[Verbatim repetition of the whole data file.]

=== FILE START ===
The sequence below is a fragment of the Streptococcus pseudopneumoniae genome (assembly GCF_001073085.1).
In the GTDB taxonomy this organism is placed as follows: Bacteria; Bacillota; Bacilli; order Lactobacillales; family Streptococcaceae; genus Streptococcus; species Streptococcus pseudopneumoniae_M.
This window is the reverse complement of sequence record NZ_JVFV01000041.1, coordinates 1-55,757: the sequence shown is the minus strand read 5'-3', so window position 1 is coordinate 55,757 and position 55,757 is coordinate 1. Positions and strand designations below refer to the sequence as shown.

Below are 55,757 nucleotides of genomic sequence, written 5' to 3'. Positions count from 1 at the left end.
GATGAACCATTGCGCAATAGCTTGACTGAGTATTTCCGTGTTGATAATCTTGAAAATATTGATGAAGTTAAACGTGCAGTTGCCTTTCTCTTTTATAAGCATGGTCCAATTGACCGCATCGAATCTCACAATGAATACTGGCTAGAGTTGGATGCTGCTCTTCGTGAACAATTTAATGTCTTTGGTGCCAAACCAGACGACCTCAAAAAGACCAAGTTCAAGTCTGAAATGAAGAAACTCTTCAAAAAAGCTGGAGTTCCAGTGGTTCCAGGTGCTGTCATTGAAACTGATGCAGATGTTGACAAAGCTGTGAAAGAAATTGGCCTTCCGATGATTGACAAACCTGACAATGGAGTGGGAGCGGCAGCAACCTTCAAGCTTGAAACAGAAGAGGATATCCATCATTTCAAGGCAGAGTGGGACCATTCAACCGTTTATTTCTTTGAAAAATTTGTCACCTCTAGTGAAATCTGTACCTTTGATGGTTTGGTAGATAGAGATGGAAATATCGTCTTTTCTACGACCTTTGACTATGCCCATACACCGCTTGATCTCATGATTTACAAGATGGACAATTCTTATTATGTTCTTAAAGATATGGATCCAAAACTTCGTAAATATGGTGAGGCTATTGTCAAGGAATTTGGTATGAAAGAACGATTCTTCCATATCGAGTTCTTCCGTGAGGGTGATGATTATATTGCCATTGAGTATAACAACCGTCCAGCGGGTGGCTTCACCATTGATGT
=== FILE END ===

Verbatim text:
The sequence below is a fragment of the Streptococcus pseudopneumoniae genome (assembly GCF_001073085.1).
In the GTDB taxonomy this organism is placed as follows: Bacteria; Bacillota; Bacilli; order Lactobacillales; family Streptococcaceae; genus Streptococcus; species Streptococcus pseudopneumoniae_M.
This window is the reverse complement of sequence record NZ_JVFV01000041.1, coordinates 1-55,757: the sequence shown is the minus strand read 5'-3', so window position 1 is coordinate 55,757 and position 55,757 is coordinate 1. Positions and strand designations below refer to the sequence as shown.

Below are 55,757 nucleotides of genomic sequence, written 5' to 3'. Positions count from 1 at the left end.
GATGAACCATTGCGCAATAGCTTGACTGAGTATTTCCGTGTTGATAATCTTGAAAATATTGATGAAGTTAAACGTGCAGTTGCCTTTCTCTTTTATAAGCATGGTCCAATTGACCGCATCGAATCTCACAATGAATACTGGCTAGAGTTGGATGCTGCTCTTCGTGAACAATTTAATGTCTTTGGTGCCAAACCAGACGACCTCAAAAAGACCAAGTTCAAGTCTGAAATGAAGAAACTCTTCAAAAAAGCTGGAGTTCCAGTGGTTCCAGGTGCTGTCATTGAAACTGATGCAGATGTTGACAAAGCTGTGAAAGAAATTGGCCTTCCGATGATTGACAAACCTGACAATGGAGTGGGAGCGGCAGCAACCTTCAAGCTTGAAACAGAAGAGGATATCCATCATTTCAAGGCAGAGTGGGACCATTCAACCGTTTATTTCTTTGAAAAATTTGTCACCTCTAGTGAAATCTGTACCTTTGATGGTTTGGTAGATAGAGATGGAAATATCGTCTTTTCTACGACCTTTGACTATGCCCATACACCGCTTGATCTCATGATTTACAAGATGGACAATTCTTATTATGTTCTTAAAGATATGGATCCAAAACTTCGTAAATATGGTGAGGCTATTGTCAAGGAATTTGGTATGAAAGAACGATTCTTCCATATCGAGTTCTTCCGTGAGGGTGATGATTATATTGCCATTGAGTATAACAACCGTCCAGCGGGTGGCTTCACCATTGATGT